Architecture in Indonesia is influenced by cultural diversity, history, and geography in Indonesia. In addition, the colonizers and traders of the past brought about a cultural change that strongly adheres to the style and techniques of building construction. The most intense foreign influence of classical architecture is India, although Chinese and Arab influences are also important. Then the influence of Europe on the art of architecture began to enter since the 18th century and 19th. The following is the brief explanation of the history of Indonesian architecture.
The Period of Classical Architecture Indonesia
In classical architectures of Indonesia, it was actually booming before Buddhist and Hindus kingdom era. However, some architecture work at that time had been amazing and had a great quality in art. Here is the full description about the classical architecture in Indonesia.
Characteristic of classical architecture of Indonesia can be seen from the building of temple with the tower structure. Buddhist and Hindu temples are built of stone, built on the ground with the characteristics of pyramids and decorated with reliefs. Symbolically, the building was as a representation of the legendary Mount Meru, which in Hindu-Buddhist mythology is identified as the abode of the gods.
- The work of classical architecture
The famous Buddhist Temple of Borobudur from the 9th century and Prambanan Temple for Hindus in Central Java is also filled with the idea of a macrocosm that is represented by a mountain. In East Asia, although influenced by Indian culture, the Indonesian architecture (archipelago) is more appealing to the elements of local society, and more precisely to the peasant culture.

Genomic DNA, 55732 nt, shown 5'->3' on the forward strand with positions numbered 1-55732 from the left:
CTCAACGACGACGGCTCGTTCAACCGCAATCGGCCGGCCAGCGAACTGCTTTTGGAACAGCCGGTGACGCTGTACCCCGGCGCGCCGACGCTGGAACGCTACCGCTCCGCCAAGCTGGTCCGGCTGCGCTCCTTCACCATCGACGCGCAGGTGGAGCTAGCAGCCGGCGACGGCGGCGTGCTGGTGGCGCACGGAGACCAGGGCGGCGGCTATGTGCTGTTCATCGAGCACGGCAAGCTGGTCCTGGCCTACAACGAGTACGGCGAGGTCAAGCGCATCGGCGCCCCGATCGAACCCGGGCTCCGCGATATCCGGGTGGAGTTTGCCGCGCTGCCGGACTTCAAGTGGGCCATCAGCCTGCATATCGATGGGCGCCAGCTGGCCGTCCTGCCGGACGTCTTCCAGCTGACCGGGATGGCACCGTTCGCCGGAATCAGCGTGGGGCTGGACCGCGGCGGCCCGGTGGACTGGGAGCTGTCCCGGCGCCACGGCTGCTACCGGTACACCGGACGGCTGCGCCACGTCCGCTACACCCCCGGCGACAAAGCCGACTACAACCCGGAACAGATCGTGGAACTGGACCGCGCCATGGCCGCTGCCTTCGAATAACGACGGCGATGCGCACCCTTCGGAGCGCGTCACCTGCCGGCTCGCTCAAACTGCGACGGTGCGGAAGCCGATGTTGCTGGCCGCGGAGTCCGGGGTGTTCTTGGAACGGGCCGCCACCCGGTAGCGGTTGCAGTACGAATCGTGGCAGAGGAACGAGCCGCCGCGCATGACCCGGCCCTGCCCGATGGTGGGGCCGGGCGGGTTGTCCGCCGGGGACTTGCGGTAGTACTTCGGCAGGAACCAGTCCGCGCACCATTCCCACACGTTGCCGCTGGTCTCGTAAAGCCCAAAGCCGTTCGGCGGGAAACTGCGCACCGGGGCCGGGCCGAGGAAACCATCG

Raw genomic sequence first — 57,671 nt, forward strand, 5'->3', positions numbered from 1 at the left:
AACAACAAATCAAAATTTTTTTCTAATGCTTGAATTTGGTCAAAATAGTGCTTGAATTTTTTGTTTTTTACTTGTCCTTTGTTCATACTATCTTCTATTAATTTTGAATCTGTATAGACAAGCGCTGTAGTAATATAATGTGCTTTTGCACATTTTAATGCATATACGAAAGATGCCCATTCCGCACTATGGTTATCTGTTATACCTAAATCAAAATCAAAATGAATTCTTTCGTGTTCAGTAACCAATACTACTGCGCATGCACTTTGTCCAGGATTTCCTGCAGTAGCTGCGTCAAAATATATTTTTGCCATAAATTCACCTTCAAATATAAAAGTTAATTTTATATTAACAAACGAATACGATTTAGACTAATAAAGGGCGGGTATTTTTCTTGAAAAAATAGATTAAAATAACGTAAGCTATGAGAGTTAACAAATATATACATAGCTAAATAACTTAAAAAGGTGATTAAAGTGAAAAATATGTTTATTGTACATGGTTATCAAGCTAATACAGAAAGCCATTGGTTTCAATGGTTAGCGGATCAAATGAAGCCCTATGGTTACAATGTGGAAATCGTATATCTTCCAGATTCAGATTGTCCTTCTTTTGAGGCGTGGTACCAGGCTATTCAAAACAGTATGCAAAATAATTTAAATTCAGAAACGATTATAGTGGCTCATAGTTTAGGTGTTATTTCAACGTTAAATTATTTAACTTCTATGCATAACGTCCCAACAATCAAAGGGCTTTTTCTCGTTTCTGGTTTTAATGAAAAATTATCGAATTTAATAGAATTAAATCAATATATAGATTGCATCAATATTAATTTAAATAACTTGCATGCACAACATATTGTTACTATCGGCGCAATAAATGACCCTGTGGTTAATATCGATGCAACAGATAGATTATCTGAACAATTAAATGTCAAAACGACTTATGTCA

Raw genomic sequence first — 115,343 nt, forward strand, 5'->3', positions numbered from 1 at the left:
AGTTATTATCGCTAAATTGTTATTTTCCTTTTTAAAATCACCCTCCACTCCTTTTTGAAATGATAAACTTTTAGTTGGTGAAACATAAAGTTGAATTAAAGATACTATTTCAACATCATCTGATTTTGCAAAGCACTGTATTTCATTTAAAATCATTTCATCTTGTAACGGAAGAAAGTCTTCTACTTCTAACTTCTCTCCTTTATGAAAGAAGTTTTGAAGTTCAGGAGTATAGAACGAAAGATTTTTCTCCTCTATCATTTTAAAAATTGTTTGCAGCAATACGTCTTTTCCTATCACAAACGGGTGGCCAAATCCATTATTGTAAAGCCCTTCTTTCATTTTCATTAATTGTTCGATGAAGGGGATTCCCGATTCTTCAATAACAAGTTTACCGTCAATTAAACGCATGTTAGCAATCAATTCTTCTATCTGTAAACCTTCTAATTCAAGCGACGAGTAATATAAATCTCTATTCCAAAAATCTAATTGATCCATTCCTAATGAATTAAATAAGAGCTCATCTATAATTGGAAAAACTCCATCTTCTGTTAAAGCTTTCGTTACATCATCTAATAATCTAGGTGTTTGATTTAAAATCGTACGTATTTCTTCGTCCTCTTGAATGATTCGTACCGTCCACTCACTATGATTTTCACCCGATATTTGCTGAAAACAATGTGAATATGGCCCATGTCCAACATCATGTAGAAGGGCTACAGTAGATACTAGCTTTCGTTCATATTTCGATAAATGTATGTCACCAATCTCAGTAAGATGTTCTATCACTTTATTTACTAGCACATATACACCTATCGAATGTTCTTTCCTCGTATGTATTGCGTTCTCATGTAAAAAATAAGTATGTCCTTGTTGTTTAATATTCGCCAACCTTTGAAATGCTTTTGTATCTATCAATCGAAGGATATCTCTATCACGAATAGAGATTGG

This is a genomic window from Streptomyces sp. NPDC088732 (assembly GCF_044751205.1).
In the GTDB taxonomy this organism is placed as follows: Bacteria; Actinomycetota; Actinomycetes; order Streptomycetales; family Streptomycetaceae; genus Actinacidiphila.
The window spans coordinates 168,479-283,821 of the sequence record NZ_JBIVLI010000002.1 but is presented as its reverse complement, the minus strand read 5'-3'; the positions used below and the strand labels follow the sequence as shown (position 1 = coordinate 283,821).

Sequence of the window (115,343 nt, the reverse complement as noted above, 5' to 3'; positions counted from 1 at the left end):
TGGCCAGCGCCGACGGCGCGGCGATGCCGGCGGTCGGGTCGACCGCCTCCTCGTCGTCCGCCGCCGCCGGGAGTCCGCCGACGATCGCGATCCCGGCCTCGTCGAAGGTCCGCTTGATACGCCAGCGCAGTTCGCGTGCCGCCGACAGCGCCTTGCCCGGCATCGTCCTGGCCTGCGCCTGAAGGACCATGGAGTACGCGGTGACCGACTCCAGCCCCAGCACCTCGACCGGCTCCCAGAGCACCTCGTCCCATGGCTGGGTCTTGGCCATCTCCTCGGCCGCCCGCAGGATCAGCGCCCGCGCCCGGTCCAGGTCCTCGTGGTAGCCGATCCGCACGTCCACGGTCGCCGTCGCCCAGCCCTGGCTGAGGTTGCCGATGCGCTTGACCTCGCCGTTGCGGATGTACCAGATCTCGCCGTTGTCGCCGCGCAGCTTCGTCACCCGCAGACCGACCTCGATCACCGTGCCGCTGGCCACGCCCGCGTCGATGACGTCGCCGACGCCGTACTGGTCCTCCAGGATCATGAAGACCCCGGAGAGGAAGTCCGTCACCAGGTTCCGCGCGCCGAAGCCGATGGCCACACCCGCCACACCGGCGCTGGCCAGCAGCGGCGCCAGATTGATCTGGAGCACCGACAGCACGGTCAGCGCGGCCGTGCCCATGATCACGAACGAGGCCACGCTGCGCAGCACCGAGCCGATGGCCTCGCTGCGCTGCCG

- The booming time of classical architecture
Hindu culture of at least 10 centuries has influenced Indonesian culture before the influence of Islam came. The legacy of classical architecture (Hindu-Buddhism) in Indonesia is very limited to several dozens of temples except the island of Bali is still a lot because of the religious factor of the local population.
Vernacular architecture in Indonesia
In classical vernacular architecture of Indonesia, itbegan famous while Buddhist and Hindus kingdom era. However, some architecture work at that time had been amazing and had a great quality in art. Here is the full description about the vernacular architecture in Indonesia.
The traditional and vernacular architecture in Indonesia comes from two sources. The first is from large Hindu tradition brought to Indonesia from India via Java. The second is native indigenous architecture. Vernacular houses mostly found in rural areas are built using natural materials such as reed roofs, bamboo, woven bamboo, coconut wood, and stone. The building is a perfect fit with the environment. Houses in the interior of Indonesia are still many who use bamboo, but with the process of modernization, bamboo buildings are little by little replaced with a brick wall building.